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Amid scrutiny, Uber faces shake-up in policy and executives




Uber, the San Francisco-based ride-hailing service has been dealt a legal setback in its effort to settle a multi-million dollar claim by drivers who say they should be reclassified as employees, not independent contractors. On Thursday, a federal judge rejected Uber's $100 million settlement offer.
Uber, the San Francisco-based ride-hailing service has been dealt a legal setback in its effort to settle a multi-million dollar claim by drivers who say they should be reclassified as employees, not independent contractors. On Thursday, a federal judge rejected Uber's $100 million settlement offer.
Eric Risberg/AP

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Uber is in the middle of big changes that could see its controversial CEO stepping aside.

The ride-share company has been under fire for a variety of missteps - everything from using technology to trick regulators to paying drivers less than they are owed.

But after a former employee wrote a detailed account of how she was sexually harassed at the company, Uber hired former U.S. Attorney General Eric Holder to recommend changes.

Yesterday the Uber board met here in Los Angeles and voted to accept all his recommendations.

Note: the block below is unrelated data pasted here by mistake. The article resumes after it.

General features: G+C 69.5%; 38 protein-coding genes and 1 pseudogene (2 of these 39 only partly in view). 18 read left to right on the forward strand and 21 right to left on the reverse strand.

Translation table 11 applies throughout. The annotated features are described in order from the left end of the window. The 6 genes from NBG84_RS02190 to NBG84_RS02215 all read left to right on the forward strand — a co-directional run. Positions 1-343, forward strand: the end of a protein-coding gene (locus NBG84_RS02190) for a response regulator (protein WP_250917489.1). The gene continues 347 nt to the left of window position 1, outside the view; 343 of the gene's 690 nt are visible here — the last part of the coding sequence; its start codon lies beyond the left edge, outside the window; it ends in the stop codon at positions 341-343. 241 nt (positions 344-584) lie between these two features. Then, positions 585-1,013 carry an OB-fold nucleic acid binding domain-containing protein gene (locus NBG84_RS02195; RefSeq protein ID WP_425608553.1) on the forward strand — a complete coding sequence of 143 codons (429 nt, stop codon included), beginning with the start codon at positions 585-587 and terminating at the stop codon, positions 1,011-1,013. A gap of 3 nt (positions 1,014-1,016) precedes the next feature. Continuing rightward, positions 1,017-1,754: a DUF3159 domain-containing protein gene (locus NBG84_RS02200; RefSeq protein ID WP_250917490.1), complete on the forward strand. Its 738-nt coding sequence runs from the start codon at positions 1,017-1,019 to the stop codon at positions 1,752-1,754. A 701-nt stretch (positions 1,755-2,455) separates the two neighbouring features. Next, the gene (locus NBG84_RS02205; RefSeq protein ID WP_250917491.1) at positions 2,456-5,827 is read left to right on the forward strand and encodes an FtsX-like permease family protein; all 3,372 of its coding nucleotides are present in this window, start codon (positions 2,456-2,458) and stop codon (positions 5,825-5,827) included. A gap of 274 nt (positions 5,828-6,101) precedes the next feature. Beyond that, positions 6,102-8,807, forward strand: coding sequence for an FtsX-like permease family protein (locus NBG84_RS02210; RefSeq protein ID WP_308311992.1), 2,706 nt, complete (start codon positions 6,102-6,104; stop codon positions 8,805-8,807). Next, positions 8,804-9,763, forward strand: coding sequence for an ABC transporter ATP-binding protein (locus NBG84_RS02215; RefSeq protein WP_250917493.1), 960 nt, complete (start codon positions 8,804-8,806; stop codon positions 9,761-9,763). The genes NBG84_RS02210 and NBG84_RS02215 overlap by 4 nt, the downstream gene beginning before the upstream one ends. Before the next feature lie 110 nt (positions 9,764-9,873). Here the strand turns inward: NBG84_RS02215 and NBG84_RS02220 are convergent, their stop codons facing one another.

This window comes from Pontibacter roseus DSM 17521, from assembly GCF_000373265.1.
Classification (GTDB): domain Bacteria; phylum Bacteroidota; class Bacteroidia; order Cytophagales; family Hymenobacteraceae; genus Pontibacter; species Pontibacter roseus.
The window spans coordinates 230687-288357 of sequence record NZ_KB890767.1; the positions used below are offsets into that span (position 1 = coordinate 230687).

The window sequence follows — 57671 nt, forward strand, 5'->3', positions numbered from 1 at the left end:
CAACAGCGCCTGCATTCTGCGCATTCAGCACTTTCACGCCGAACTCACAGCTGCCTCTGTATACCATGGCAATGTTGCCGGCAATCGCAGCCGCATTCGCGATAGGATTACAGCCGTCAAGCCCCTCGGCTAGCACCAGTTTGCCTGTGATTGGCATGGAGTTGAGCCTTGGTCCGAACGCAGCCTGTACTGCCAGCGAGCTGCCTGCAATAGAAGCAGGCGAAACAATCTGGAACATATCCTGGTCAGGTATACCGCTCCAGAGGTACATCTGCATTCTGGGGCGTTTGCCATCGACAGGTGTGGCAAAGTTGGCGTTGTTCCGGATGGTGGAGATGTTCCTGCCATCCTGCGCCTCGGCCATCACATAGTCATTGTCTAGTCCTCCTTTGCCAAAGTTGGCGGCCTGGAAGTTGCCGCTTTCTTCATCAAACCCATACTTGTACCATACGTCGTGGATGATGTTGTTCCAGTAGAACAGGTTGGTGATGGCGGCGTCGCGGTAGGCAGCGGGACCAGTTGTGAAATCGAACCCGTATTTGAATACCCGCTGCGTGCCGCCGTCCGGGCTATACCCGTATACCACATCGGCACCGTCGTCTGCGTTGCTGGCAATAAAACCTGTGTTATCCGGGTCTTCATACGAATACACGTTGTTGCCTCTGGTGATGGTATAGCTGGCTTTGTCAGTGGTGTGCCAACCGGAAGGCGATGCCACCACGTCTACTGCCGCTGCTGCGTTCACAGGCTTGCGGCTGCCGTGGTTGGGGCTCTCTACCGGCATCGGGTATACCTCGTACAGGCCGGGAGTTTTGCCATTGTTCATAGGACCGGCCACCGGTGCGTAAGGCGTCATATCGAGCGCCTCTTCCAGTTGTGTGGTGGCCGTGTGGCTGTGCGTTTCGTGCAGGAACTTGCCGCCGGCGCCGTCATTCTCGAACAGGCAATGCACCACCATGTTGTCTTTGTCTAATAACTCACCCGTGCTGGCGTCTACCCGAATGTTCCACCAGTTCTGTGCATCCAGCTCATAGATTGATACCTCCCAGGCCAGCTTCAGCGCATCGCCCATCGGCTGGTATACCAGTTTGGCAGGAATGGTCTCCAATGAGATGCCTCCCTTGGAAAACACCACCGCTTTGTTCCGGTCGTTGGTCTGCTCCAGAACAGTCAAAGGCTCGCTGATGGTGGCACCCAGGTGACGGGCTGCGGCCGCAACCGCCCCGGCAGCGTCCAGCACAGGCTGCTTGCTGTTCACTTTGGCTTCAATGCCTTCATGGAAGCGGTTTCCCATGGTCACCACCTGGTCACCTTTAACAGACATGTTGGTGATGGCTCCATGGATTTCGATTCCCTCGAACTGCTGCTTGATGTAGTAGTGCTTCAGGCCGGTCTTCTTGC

Adam Lashinsky is the author of the book Wild Ride: Inside Uber's Quest for World Domination. He spoke to Take Two's A Martinez for the latest scrutiny on the company.

On the company culture of Uber

"Well, this is a company that was born in controversy; that has been aggressive and has broken rules as part of its corporate culture. This is in its DNA. It started that way. One would assume that the report will say that that led to a culture of permissiveness; that asks people to work harder than they do at other companies; that doesn't treat people well; that doesn't treat women well; that doesn't treat partners well; that doesn't treat regulators well and so on."

On Uber's CEO Travis Kalanick

"Travis Kalanick is from the Los Angeles area. Born in Northridge. Went to UCLA. Dropped out of school to do a start-up. He has a reputation for having a tireless work ethic and also for being ruthless. And for sort of [the attitude that], 'I don't care what other people say. This is what we're doing.'

I have described Travis Kalanick as Uber's greatest asset and its greatest liability, simultaneously. He is the person that built Uber into the global force that it is. He is the person that has presided over a corporate culture that has brought so much criticism on one company. I would say almost unprecedented in any company I've looked at and certainly any young company like this." 

To hear the full conversation, click the blue player above.

Answers have been edited for clarity.